Izola Forrester

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Izola Forrester, 1898.

Izola Forrester (November 15, 1878 - March 6, 1944) was an American author who was born Izola Louise Wallingford.

Forrester was a pioneer journalist in the heyday of magazine and newspaper publishing in the early part of the 20th century. She was also one of the early women screenwriters of silent films, drawing on her books and stories for their plots, as well as the dramas she was familiar with as a child performer in the 1880s, trouping with her mother Ogarita Booth Henderson (Oct. 23, 1859 - April 12, 1892). Ogarita was a stage actress who believed herself to be the daughter of John Wilkes Booth, the assassin of U. S. President Abraham Lincoln.

Forrester's father was George Wallingford Hills (Nov. 9, 1853 - Feb. 22, 1923), a Harvard-educated travel writer, but she was brought up by a stepfather, Alexander Henderson, a director of light operas, and later by newspaperman George Forrester and his wife Harriet, who formally adopted her on January 6, 1893, after her mother's death. Izola had one sister, Beatrice Henderson Colony, also a child actress, who became a vaudeville performer, a radio host, and the founder-producer of the Keene Summer Theater in New Hampshire.

Forrester's precocious career as a writer and editor began at the age of 15 in Chicago, where she met banner artist Ruben Robert Merrifield (Sept. 21, 1860 - April 13, 1932). They married on October 29, 1899 in Chicago. She was hired as a feature writer for the New York World, specializing in women's interest stories about public figures, from the leaders of the suffrage movement to the stars of stage and film. She was a regular contributor to many periodicals such as The Saturday Evening Post and McClure's under Managing Editor Willa Cather, as well as the author of over twenty books including the popular Greenacre Girls and Polly Page fiction series. During the period 1907-14, she contributed numerous stories to the pulp magazines, including The Ocean, its successor The Live Wire, and The All-Story.[1]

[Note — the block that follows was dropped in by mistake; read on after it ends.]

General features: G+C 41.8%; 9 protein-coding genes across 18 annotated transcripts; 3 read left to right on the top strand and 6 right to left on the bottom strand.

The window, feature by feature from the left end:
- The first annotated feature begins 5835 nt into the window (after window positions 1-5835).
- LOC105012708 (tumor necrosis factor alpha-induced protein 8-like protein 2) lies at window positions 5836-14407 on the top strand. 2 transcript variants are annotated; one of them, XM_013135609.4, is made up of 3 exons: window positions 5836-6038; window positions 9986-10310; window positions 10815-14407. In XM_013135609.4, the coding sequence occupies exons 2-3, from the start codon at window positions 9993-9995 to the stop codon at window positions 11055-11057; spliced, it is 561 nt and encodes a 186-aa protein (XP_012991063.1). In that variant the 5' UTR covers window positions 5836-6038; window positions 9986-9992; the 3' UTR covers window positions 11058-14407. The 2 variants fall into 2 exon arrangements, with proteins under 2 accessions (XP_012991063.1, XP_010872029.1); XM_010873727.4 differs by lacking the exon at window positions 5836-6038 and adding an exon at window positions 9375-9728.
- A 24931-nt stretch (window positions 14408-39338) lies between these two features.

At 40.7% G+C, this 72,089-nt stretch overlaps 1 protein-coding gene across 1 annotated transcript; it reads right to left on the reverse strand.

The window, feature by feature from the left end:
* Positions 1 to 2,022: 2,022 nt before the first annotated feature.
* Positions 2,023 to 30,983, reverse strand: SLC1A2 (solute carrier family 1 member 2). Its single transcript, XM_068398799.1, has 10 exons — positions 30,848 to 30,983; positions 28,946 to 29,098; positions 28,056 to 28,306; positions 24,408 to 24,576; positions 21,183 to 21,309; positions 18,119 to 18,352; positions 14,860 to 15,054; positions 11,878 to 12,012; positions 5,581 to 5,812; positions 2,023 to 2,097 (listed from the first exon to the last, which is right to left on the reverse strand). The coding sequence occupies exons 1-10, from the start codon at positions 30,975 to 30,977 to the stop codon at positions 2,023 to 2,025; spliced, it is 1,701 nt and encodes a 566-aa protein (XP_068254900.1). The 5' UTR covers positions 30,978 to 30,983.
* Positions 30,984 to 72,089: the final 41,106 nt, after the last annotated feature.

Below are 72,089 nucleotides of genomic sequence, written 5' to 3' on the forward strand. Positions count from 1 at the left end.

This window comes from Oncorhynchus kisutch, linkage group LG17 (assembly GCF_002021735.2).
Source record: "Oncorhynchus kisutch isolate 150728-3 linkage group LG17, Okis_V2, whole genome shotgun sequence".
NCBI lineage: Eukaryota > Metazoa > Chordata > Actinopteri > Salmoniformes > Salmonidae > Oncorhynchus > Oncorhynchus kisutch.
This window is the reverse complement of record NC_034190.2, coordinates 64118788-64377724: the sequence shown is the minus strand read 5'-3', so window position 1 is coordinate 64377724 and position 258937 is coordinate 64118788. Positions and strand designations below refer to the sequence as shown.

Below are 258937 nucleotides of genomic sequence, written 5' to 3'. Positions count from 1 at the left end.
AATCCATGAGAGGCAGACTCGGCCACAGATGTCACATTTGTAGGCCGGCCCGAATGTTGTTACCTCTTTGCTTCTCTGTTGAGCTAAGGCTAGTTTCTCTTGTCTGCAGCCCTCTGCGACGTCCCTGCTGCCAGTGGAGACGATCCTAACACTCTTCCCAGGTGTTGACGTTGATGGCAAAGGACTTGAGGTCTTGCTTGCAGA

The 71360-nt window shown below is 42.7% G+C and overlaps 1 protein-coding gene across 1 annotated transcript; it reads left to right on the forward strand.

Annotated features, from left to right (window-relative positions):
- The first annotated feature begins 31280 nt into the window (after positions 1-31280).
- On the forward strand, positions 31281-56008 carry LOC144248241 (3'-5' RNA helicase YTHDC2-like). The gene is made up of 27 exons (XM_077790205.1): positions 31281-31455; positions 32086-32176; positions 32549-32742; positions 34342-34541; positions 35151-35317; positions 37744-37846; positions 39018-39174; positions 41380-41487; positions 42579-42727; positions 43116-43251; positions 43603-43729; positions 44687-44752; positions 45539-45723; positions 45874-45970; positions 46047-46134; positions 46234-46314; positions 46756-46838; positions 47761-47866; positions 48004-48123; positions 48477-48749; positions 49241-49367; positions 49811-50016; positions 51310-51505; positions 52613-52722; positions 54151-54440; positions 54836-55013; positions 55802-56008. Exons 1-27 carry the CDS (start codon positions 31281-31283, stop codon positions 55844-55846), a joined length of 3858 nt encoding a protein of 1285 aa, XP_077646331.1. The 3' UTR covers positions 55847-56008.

Forrester's prolific body of work propelled her into a successful career as a screenwriter in Hollywood with her second husband, playwright Mann Page, Jr. (May 29, 1888 - March 15, 1961). Izola and Mann were married (a common law marriage) on Nov. 18, 1913. Their 36 films ranged from the silent era's The Quitter (1915) starring Lionel Barrymore, collaborations with Douglas Fairbanks and Sinclair Lewis, Rent Free (1922) with Wallace Reid to the talkies' She Had to Choose (1934) starring Buster Crabbe.

An embodiment of the post-Victorian independent woman, Forrester pursued her professional career both by choice and economic necessity, managing to balance it with motherhood and the raising of eight children born between 1901 and 1918.

Forrester's last book was This One Mad Act: The Unknown Story of John Wilkes Booth and His Family by His Granddaughter (1937), a memoir of her childhood recollections of her mother's and grandmother's connection with John Wilkes Booth.

References[edit]

  1. ^ Locke, John; editor. The Ocean: 100th Anniversary Collection, Off-Trail Publications, 2008. Book includes profile of Forrester and her story, "Devereux's Last Smoke," from the March 1907 The Ocean. ISBN 978-1-935031-03-1.

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